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### The Chain Rule

Similarly, we find ∂z/∂t by using the paths from z to t.

Now we consider the general situation in which a dependent variable u is a function of n intermediate

variables x1, …, xn, each of which is, in turn, a function of m independent variables t1,…, tm.

Notice that there are n terms, one for each intermediate variable. The proof is similar to that of Case 1.

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### Implicit Differentiation

The Chain Rule can be used to give a more complete description of the process of implicit differentiation.

We suppose that an equation of the form F(x, y) = 0

defines y implicitly as a differentiable function of x, that is, y = f(x), where F(x, f(x)) = 0 for all x in the domain of f.

If F is differentiable, we can apply Case 1 of the Chain Rule to differentiate both sides of the equation F(x, y) = 0 with respect to x.

Since both x and y are functions of x, we obtain

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### Implicit Differentiation

But dx/dx = 1, so if ∂F/∂x ≠ 0 we solve for dy/dx and obtain

To derive this equation we assumed that F(x, y) = 0 defines y implicitly as a function of x.

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### Implicit Differentiation

The Implicit Function Theorem, proved in advanced

calculus, gives conditions under which this assumption is valid: it states that if F is defined on a disk containing (a, b), where F(a, b) = 0, Fy(a, b) ≠ 0, and Fx and Fy are

continuous on the disk, then the equation F(x, y) = 0 defines y as a function of x near the point (a, b) and the derivative of this function is given by Equation 6.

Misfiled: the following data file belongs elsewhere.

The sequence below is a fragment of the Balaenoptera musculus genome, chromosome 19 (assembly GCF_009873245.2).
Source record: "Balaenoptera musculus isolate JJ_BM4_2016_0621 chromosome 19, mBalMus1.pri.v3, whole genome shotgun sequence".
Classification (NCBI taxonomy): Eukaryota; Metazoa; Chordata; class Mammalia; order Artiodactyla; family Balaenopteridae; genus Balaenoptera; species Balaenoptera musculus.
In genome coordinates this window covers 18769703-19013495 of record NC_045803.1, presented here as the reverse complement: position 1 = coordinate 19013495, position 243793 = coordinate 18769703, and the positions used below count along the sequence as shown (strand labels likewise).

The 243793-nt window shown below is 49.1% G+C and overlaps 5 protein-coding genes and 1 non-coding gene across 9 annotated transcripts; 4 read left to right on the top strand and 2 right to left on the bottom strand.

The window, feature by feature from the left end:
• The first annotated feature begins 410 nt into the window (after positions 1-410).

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### Example 8

Find y′ if x3 + y3 = 6xy.

Solution:

The given equation can be written as F(x, y) = x3 + y3 – 6xy = 0 so Equation 6 gives

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### Implicit Differentiation

Now we suppose that z is given implicitly as a function z = f(x, y) by an equation of the form F(x, y, z) = 0.

This means that F(x, y, f(x, y)) = 0 for all (x, y) in the

domain of f. If F and f are differentiable, then we can use the Chain Rule to differentiate the equation F(x, y, z) = 0 as follows:

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### Implicit Differentiation

But and

so this equation becomes

If ∂F/∂z ≠ 0, we solve for ∂z/∂x and obtain the first formula in Equations 7.

The formula for ∂z/∂y is obtained in a similar manner.

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### Implicit Differentiation

Again, a version of the Implicit Function Theorem

stipulates conditions under which our assumption is valid:

if F is defined within a sphere containing (a, b, c), where F(a, b, c) = 0, Fz(a, b, c) ≠ 0, and Fx, Fy, and Fz are

continuous inside the sphere, then the equation

F(x, y, z) = 0 defines z as a function of x and y near the point (a, b, c) and this function is differentiable, with partial